A Year After Historic Bessemer Push, More Amazon Facilities Vote on Union Membership

© AP Photo / Jay ReevesIn this Tuesday, March 30, 2021 file photo, A banner encouraging workers to vote in labor balloting is shown at an Amazon warehouse in Bessemer, Ala.
In this Tuesday, March 30, 2021 file photo, A banner encouraging workers to vote in labor balloting is shown at an Amazon warehouse in Bessemer, Ala. - Sputnik International, 1920, 25.03.2022
Ecommerce and web services giant Amazon has grown enormously as a result of the COVID-19 pandemic, helping to keep founder Jeff Bezos the world’s richest man. However, Amazon's aggressive anti-union tactics have also helped their bottom line, even as workers list a litany of complaints about grinding work schedules and unsafe conditions.
Workers at three Amazon facilities are likely to vote on whether to unionize their workplaces a year after Amazon tried to foul a vote in Bessemer, Alabama.
Between March 25 and March 30, workers at the massive JFK8 warehouse on Staten Island, New York, will cast their votes for or against joining the Amazon Labor Union (ALU), an organization established by labor activist Chris Smalls after he was fired from the facility in March 2020 for protesting what he said were inadequate COVID-19 safety protocols.
A second facility on Staten Island, the smaller warehouse LDJ5, is set to vote on joining the ALU beginning in late April.
Workers at the Bessemer facility also began a re-voting process last month after the National Labor Relations Board (NLRB), a federal agency that oversees union-employer relations in the US, found that Amazon unfairly interfered in last year’s vote. Their voting period will end on March 28. Unlike the two Staten Island facilities, the Bessemer workers have been organized by the Retail, Wholesale and Department Store Union (RWDSU), an established union that represents about 60,000 workers in the manufacturing and distribution sectors.

The likelihood of Amazon workers collectively bargaining for better working conditions is something Bezos and his team has spent more than two decades fighting to stop. That has included paying large sums of money for vigorous anti-union propaganda efforts, high-powered “intelligence analysts” to monitor labor organizing, and seeking out staffing and software to enable the prediction and prevention of unionization attempts. These moves have been coupled with sudden shifts in internal social networking systems intended to keep the company’s lowest-paid and hardest-worked staffers from communicating with each other, which Sputnik exposed in March 2021.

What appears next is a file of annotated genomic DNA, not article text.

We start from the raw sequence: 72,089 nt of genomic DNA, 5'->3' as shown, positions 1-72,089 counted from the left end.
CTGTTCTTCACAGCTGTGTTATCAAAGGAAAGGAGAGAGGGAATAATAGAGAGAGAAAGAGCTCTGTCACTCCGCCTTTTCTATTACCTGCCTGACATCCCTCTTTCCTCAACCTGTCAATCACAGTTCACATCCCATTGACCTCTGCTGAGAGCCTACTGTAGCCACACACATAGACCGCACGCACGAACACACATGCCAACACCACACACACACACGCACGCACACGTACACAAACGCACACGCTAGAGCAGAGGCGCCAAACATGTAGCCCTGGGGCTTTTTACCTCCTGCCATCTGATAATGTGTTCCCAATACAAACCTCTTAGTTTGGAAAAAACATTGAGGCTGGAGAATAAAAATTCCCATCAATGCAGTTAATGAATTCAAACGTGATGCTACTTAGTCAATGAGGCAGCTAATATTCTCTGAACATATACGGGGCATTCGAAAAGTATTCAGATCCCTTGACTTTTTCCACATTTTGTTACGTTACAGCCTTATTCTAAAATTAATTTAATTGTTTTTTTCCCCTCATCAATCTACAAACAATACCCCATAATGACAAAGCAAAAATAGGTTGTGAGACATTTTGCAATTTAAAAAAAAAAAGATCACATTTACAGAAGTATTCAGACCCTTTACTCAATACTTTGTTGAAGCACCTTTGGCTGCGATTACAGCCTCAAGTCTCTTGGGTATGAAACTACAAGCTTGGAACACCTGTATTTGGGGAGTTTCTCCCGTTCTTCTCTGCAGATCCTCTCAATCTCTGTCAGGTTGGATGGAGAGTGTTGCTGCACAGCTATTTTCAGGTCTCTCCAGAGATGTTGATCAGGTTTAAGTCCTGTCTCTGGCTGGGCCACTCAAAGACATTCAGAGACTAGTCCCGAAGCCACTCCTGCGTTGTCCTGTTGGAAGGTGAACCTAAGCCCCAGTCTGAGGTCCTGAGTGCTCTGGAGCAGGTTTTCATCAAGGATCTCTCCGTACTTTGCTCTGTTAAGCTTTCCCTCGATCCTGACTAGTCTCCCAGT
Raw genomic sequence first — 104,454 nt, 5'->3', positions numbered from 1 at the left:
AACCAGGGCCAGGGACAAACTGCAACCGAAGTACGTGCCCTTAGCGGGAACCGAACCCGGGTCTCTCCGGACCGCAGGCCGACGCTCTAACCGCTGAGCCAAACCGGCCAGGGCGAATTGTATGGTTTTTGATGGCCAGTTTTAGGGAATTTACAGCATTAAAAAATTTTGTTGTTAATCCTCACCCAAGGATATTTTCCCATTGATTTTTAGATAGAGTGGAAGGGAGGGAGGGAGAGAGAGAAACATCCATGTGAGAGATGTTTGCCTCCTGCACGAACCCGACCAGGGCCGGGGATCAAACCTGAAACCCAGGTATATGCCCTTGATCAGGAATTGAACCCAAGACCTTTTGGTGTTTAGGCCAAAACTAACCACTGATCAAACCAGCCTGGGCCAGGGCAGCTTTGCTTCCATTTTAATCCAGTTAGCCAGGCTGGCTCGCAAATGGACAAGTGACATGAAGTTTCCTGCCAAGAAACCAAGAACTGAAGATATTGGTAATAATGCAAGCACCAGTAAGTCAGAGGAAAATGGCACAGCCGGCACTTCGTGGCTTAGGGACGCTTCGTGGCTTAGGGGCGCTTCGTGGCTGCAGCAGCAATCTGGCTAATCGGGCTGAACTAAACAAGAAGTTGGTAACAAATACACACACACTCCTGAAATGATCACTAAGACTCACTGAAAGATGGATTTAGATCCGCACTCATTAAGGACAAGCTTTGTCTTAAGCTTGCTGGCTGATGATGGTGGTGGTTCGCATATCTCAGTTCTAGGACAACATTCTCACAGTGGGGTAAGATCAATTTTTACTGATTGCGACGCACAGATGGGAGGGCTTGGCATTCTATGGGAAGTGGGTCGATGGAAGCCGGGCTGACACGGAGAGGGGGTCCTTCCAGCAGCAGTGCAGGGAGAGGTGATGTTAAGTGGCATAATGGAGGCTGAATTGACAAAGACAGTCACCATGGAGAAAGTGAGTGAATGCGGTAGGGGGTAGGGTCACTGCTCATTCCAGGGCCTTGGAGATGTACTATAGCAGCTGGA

Workers have long complained about long work shifts without bathroom breaks, a high degree of surveillance of their work, and inadequate attention given to safety, including against the spread of COVID-19. Suicide is a shockingly common concern at Amazon facilities: The Daily Beast found that 189 emergency calls relating to suicide were made between 2003 and 2018.
Many of these dynamics only accelerated when the COVID-19 pandemic hit in March 2020, sending billions of people home for safety and creating a massive demand for product deliveries. In the first six months of the pandemic, Bezos’ wealth ballooned by $48 billion, and in 2020 Amazon’s profits increased by 84% over the previous year. In 2021, the company added another 22% growth, bringing in $469 billion in revenue, according to company earnings reports.

Amazon isn’t the only company to face a union drive over the past two years, as Starbucks has faced unionization attempts in several stores, with at least seven shops already voting to join the Starbucks Workers United union and workers in 149 other shops signing cards in support of votes in their shops, too. October 2021 was dubbed “Striketober” by labor activists after tens of thousands of unionized workers also went on strike, part of a revitalization of aggressive labor organizing portended by the wildcat strikes mounted by teachers unions over the last decade.

“We’re in a different moment than two years ago, from the start of the pandemic,” John Logan, chair of the Labor and Employment Studies department at San Francisco State University, told the Washington Post on Friday. “And I’m not sure big anti-union companies like Amazon and Starbucks really grasp what has changed over the last two years.”
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